Alicia Estrada: Stop Staring! Fashionista
Kevin Scanlon Alicia Estrada
When an acquaintance delivered Alicia Estrada a message from God in late 2011, it wasn't the first time that a man she hardly knew told her something that would change her life forever.
The first was back in the early '90s, when Estrada was at Cal State Fullerton studying accounting and one of her professors told her to drop out of school. Drop out? "But I'm great at numbers!" she protested.
His message had nothing to do with her aptitude for accounting. He'd noticed that she had a talent for fashion.
Estrada was the fifth in a family of 10 children, raised in working-class Long Beach. (Her dad worked at General Motors.) "When we turned 15, 16, we all had to get jobs to contribute. If you made $300 at Carl's Jr., that money was going to Mom and Dad," she recalls. Estrada sewed all her own clothes and got creative out of necessity: She'd turn old shower curtains into skirts and once made an entire dress out of bottle caps. She called her designs, jokingly, Stop Staring! — because people did stare, and she loved it.
Talent like that, her teacher knew, shouldn't be ignored. "He'd become a professor, but he was really an artist," Estrada says. "He felt like he'd thrown away 20 years of his life."
The message got through: "It made me realize that fashion wasn't just fun. It was something I was passionate about."
Sixteen years later, Stop Staring! employs more than 25 people at its headquarters in Paramount. Estrada's sexy, feminine dresses are carried in more than 1,000 boutiques in 55 countries, and Paris Hilton, Kim Kardashian and Eva Mendes have been photographed wearing them.
Estrada did it all without investors, selling pieces out of her bedroom and pouring the proceeds back into the business. (When her father tired of customers knocking on the front door, she moved to the garage.) She was picked up by her first boutique, on Melrose, because she used to personally hawk her clothing outside concerts and auto shows — and the owner liked what he saw.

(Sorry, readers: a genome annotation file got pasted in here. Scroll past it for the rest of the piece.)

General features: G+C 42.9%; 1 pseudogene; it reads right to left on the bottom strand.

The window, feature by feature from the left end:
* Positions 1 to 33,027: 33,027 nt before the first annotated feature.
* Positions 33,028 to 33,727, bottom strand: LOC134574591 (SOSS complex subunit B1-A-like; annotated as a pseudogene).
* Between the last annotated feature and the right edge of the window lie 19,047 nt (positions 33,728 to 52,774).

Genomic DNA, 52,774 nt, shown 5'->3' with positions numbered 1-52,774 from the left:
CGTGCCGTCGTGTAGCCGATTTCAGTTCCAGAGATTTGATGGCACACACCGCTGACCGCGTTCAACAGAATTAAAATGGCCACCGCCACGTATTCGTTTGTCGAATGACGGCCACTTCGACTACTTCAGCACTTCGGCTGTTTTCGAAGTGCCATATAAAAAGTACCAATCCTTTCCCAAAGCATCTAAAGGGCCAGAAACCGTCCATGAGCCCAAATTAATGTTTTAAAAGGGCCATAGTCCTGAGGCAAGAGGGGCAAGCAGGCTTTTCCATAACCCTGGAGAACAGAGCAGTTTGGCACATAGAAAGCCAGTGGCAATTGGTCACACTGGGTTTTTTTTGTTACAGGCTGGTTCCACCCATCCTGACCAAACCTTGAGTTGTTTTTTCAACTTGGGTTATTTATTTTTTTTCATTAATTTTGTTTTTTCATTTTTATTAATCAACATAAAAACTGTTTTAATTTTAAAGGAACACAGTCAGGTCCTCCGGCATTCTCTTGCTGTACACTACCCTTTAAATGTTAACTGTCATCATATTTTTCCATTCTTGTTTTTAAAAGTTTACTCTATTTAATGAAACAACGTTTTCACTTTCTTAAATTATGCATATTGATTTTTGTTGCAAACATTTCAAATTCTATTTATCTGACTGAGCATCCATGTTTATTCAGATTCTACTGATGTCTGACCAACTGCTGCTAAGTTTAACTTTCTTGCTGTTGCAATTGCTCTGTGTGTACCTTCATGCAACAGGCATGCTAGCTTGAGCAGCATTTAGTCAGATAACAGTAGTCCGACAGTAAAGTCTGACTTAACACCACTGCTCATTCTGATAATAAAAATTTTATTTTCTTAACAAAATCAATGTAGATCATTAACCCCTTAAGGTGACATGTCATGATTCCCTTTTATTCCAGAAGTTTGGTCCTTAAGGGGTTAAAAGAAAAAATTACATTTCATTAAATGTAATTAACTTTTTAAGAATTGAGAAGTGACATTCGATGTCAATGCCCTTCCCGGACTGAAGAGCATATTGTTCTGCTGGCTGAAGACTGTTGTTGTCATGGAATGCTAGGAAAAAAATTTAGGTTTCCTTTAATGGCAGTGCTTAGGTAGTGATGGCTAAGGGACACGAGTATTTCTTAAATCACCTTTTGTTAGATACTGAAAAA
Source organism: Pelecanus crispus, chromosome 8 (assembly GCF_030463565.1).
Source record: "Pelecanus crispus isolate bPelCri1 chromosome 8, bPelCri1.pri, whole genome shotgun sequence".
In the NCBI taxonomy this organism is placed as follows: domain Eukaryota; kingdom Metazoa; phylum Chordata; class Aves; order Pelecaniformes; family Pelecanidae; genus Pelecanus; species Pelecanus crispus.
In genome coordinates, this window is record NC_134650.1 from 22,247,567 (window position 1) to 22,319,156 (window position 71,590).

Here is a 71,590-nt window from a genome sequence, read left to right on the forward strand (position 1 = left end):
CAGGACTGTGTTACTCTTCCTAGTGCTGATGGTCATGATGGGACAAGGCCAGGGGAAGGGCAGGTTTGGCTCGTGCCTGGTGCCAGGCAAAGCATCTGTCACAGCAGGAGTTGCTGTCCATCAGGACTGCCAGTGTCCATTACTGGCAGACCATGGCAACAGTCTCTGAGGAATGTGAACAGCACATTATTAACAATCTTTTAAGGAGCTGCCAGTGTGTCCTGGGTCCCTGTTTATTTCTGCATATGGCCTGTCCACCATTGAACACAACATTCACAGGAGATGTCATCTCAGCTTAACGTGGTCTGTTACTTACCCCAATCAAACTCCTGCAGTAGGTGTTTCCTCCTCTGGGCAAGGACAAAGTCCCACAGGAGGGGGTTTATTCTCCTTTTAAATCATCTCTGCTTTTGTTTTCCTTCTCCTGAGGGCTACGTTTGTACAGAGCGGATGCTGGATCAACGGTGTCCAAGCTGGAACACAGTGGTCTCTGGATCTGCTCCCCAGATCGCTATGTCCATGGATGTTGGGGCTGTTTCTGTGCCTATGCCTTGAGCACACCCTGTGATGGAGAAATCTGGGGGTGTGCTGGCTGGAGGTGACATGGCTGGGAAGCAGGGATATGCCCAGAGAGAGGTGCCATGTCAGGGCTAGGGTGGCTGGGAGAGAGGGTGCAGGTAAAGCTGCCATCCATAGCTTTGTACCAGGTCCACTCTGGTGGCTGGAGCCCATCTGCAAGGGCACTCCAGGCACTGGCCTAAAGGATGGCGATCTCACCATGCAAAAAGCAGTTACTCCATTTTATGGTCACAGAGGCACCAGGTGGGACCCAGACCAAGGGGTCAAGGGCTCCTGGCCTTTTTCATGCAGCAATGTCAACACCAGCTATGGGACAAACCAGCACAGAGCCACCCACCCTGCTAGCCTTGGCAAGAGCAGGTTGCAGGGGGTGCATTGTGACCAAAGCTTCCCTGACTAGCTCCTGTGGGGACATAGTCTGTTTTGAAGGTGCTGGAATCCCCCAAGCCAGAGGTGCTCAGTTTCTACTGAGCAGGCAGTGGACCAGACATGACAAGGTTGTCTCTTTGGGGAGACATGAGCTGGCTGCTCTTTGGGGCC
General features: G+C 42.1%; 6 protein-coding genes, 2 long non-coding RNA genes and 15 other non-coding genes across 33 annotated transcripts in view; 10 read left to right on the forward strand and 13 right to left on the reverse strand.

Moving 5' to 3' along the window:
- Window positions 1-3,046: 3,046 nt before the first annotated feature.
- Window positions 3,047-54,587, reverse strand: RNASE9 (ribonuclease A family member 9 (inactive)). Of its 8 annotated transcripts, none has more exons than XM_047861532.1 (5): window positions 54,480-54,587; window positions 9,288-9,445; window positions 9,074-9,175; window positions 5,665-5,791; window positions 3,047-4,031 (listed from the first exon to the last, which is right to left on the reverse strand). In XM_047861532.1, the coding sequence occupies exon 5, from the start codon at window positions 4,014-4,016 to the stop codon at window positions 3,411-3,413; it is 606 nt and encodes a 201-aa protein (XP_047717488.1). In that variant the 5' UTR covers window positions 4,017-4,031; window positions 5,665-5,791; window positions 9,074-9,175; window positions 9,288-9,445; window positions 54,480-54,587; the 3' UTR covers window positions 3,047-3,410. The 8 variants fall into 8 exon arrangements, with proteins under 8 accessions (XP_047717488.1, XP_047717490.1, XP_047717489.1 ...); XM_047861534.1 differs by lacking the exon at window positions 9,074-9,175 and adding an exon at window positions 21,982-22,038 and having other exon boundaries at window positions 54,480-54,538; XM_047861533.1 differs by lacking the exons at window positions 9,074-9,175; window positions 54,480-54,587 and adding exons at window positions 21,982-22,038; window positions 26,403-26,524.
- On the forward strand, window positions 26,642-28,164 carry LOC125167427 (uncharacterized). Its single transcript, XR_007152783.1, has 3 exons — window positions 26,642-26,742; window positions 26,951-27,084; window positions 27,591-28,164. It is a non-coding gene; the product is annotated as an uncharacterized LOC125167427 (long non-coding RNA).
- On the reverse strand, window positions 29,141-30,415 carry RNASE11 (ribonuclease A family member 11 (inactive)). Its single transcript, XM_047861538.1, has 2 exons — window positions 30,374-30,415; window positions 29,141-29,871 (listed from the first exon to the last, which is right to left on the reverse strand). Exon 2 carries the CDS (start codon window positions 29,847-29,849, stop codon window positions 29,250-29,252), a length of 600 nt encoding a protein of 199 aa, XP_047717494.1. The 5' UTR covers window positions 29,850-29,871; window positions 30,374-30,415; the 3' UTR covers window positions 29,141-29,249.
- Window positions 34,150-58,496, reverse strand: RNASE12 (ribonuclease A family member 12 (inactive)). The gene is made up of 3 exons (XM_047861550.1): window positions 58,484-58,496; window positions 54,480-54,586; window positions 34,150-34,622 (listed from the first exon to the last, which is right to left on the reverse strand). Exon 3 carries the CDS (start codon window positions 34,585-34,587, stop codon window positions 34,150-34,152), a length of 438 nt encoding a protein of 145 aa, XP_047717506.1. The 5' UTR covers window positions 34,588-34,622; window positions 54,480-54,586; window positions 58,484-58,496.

That accounting professor, clearly, knew his stuff. Which is one reason Estrada was inclined to listen when, in 2011, a fabric salesman she deals with, a guy she'd met only once in person, called her and explained that he was also a rabbi — and that the Lord had come to him in a dream. "He wanted me to tell you that He wants you to have children," he told her. "Not just one but many. He told me that the answer to your question is yes."
Estrada is a committed Christian. Unbeknownst to the rabbi, she and her husband had been praying about that very question. "I actually never wanted children," she says. "I was one of those women who was really happy with my career."
But something began to shift around the time she turned 40 — and who can say no to a message like that? Two months later, she was pregnant.
Today Estrada can't stop gushing about 6-month-old Solomon. "I hate to admit this to the public," she says, "but Stop Staring! has become No. 2. No. 1 is this baby."
Of course the rabbi's message had a second part, too, and the busy CEO isn't ruling out the "many babies" part.
"Now that I'm 41 and I have this baby, oh my God, it's so much work," she says. "But who knows? We may be adopting!"